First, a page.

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Can fireworks damage my hearing? -
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Can fireworks damage my hearing?

Summer has arrived and it won’t be long until fireworks take center stage. It’s always good to be reminded of steps to keep ourselves and our loved ones safe.

Firework safety tips

  • Always have a responsible adult supervise firework activities, including sparklers.
  • Always wear eye protection while lighting fireworks.
  • Always keep a safe distance from fireworks immediately after lighting them.
  • Never point fireworks at another person.
  • Never allow young children to play with fireworks.

We want to add to this list.

  • Protect your hearing during the fireworks!

The power of noise

Did you know graphic explaining dB levels of sirens, lawnmowers and fireworks (140-160dB)

Outdoor activities can pose a significant threat to hearing health. More than 40 million Americans have some type of hearing loss, with approximately 10 million of those attributable to sound-induced hearing loss—exposure to loud sounds. The American Academy of Audiology states that prolonged exposure to sounds above 85 decibels can damage hearing; louder sounds damage hearing in a shorter period of time.

This type of hearing loss is caused by permanent damage to the tiny hair cells in our ears, known as stereocilia, from loud sounds. Because these hair cells are not replaceable and do not regrow, they cannot trigger signals to the brain that prompt us to hear. These hair cells can be damaged by harsh, loud noises, like gunshots or firecrackers, or continuous exposure to loud noises such as construction equipment or earbuds.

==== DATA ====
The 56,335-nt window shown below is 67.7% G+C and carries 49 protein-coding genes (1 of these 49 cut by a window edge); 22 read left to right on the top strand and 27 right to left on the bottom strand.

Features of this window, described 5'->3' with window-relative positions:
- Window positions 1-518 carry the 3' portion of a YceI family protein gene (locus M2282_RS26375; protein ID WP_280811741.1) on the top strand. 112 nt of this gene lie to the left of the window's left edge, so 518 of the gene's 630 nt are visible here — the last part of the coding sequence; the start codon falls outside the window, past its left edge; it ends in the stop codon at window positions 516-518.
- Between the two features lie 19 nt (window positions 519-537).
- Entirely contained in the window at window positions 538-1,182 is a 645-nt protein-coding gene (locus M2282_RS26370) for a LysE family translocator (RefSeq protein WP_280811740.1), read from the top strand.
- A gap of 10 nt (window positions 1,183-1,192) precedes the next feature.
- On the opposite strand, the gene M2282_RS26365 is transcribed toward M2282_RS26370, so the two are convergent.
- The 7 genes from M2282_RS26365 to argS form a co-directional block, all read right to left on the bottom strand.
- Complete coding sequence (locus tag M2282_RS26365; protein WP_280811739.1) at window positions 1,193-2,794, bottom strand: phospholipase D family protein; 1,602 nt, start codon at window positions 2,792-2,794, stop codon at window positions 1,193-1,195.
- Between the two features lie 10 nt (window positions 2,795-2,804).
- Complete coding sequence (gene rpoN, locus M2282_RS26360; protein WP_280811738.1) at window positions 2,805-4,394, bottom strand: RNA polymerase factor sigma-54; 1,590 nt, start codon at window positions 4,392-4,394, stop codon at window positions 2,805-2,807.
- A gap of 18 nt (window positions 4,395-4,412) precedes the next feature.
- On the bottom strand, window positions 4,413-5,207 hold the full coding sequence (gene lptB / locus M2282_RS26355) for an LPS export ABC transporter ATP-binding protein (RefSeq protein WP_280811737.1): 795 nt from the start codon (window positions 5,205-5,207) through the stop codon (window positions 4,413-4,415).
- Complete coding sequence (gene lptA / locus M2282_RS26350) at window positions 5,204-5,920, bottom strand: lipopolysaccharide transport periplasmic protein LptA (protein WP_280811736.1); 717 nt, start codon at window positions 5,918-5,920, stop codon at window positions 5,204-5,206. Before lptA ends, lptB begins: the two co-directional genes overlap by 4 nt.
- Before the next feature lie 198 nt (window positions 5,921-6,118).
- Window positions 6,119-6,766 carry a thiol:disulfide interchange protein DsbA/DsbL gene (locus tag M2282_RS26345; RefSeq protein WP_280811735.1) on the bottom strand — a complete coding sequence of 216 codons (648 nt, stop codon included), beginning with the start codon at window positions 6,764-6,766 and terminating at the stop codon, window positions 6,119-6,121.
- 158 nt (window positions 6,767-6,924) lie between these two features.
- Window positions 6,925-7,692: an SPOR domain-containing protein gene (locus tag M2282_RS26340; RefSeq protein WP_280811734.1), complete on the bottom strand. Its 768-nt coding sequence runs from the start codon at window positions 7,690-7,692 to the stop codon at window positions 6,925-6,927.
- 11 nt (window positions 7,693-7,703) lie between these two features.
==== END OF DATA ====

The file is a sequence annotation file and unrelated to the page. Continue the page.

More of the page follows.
There’s no question that fireworks are loud. But when comparing backyard fireworks to professional displays, the American Academy of Audiology says that fireworks at home may do more damage. Plan ahead for safety and protection, whether you’re planning festivities at home or away.

Protect your hearing

Because hearing loss from loud noise is permanent, and most people don’t notice their hearing is damaged until it’s too late, the best course of action is awareness and prevention.

  • Use hearing protection (like earplugs or earmuffs) when you must be near loud noises.
  • Do a soundcheck, that is, test the decibel level around you.
    • Download the free NIOSH Sound Level Meter App to check the decibel level at any location, at any time. Higher than 85dB, you’ll want to think about hearing protection. Check the App Store and Google Play for other options.
  • The farther you stand away from the fireworks, the better. Put distance between you and the fireworks. You’ll reduce your noise exposure but still enjoy the show.
  • Cover your ears with your hands until you can move to a quieter location if you’re exposed to too much noise or caught without hearing protection.

Symptoms to watch for

Pay close attention to any muffled hearing, ringing or buzzing in the ears, or pain in the days following exposure to fireworks.

Additional symptoms of noise-induced hearing loss

  • Sudden inability to hear birds, a doorbell, the telephone, an alarm clock, or other high-pitched sounds
  • Hypersensitivity to certain sounds (very bothersome or painful)
  • Turning up the volume of the television or radio
  • Difficulty understanding phone conversations or conversations in noisy environments
  • Trouble hearing speech consonants (e.g., trouble hearing the difference between s and f, between p and t, or between sh and th in speech)
  • Asking others to speak more slowly and clearly
  • Asking others to speak more loudly or repeat what they said

If you have any signs of hearing loss, please get in touch with us to request an appointment with one of our doctors.